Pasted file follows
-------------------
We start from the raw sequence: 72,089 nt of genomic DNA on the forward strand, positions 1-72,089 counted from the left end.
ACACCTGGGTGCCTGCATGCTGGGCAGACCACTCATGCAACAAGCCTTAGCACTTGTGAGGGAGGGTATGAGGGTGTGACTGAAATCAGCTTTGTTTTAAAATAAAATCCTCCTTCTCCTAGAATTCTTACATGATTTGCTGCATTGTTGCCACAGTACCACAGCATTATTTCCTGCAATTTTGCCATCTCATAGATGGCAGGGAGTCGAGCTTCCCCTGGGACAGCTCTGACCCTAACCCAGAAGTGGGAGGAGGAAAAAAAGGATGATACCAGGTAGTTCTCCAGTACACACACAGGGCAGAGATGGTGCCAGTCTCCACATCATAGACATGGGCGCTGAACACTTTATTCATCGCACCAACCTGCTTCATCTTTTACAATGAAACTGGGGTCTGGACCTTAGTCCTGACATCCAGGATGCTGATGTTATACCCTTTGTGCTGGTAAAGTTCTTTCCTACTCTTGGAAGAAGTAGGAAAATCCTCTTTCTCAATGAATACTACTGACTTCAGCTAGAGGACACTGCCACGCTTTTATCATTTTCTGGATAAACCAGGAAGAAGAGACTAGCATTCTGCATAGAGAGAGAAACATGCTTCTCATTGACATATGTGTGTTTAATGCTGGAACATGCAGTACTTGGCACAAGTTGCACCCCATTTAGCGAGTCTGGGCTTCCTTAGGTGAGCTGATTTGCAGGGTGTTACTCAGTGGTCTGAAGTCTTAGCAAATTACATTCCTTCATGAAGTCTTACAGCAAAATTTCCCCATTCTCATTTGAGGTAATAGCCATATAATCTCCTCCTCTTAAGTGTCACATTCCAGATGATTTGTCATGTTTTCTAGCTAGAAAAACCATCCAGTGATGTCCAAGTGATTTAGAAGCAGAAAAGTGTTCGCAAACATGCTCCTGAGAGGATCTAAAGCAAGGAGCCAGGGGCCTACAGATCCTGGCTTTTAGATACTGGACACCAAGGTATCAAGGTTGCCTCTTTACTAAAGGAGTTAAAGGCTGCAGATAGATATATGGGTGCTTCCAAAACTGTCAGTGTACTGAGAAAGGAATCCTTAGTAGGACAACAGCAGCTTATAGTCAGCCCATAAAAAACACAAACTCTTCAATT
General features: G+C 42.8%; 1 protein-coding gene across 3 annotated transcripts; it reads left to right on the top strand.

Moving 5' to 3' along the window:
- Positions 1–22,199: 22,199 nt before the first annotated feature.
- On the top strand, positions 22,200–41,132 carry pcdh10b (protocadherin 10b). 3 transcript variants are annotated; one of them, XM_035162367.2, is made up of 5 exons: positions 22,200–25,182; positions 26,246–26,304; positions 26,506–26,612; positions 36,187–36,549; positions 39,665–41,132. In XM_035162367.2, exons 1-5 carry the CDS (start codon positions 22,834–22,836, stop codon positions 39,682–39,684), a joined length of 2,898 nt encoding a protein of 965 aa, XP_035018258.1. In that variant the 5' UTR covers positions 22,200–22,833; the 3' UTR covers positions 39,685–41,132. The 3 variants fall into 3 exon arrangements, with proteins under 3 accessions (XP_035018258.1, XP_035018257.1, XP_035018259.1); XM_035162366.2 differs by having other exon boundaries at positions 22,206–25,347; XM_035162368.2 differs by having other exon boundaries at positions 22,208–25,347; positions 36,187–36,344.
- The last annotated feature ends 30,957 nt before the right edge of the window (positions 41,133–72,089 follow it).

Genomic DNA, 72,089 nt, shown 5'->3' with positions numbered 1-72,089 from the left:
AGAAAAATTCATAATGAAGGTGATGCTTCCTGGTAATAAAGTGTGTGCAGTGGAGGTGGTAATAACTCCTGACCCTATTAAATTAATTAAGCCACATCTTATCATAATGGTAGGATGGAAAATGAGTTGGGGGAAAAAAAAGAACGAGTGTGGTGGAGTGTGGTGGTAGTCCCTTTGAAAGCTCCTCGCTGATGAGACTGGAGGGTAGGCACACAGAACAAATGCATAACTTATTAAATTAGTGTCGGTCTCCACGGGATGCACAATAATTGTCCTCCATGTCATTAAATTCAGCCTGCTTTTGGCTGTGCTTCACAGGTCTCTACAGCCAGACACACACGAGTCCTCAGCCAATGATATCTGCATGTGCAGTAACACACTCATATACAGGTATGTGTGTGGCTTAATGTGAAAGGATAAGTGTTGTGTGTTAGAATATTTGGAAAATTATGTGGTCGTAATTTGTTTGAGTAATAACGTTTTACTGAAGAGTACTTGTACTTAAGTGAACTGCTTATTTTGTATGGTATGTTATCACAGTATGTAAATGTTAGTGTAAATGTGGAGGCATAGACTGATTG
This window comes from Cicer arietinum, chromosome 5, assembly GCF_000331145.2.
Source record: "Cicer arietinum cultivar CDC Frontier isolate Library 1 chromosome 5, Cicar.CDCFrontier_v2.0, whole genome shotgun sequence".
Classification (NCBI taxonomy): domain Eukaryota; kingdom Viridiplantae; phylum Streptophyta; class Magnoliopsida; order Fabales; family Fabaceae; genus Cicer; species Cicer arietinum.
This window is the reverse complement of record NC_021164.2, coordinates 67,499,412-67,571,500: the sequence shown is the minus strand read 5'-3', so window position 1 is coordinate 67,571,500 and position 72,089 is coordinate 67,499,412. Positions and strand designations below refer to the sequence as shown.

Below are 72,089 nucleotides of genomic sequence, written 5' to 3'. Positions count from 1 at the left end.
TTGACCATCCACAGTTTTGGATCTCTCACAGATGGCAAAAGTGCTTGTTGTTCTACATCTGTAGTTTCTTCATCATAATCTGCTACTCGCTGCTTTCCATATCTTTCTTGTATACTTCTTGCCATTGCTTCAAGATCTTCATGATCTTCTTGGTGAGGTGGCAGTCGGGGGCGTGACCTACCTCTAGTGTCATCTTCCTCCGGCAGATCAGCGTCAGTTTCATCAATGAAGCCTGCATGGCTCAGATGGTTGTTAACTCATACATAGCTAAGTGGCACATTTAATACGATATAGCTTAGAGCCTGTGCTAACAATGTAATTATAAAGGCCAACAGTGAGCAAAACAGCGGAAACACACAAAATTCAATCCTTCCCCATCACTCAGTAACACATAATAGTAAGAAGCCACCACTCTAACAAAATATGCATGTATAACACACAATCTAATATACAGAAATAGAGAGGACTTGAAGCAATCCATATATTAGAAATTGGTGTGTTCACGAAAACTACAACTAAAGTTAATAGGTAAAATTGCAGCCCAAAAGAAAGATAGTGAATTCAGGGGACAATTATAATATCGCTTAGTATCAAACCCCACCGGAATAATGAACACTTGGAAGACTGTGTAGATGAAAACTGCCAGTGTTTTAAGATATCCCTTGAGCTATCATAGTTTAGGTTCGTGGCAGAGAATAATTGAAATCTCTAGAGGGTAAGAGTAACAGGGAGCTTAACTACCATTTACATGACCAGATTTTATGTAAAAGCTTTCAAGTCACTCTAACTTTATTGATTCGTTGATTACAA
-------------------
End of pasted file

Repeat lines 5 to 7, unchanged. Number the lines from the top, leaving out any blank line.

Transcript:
- Positions 1–22,199: 22,199 nt before the first annotated feature.
- On the top strand, positions 22,200–41,132 carry pcdh10b (protocadherin 10b). 3 transcript variants are annotated; one of them, XM_035162367.2, is made up of 5 exons: positions 22,200–25,182; positions 26,246–26,304; positions 26,506–26,612; positions 36,187–36,549; positions 39,665–41,132. In XM_035162367.2, exons 1-5 carry the CDS (start codon positions 22,834–22,836, stop codon positions 39,682–39,684), a joined length of 2,898 nt encoding a protein of 965 aa, XP_035018258.1. In that variant the 5' UTR covers positions 22,200–22,833; the 3' UTR covers positions 39,685–41,132. The 3 variants fall into 3 exon arrangements, with proteins under 3 accessions (XP_035018258.1, XP_035018257.1, XP_035018259.1); XM_035162366.2 differs by having other exon boundaries at positions 22,206–25,347; XM_035162368.2 differs by having other exon boundaries at positions 22,208–25,347; positions 36,187–36,344.
- The last annotated feature ends 30,957 nt before the right edge of the window (positions 41,133–72,089 follow it).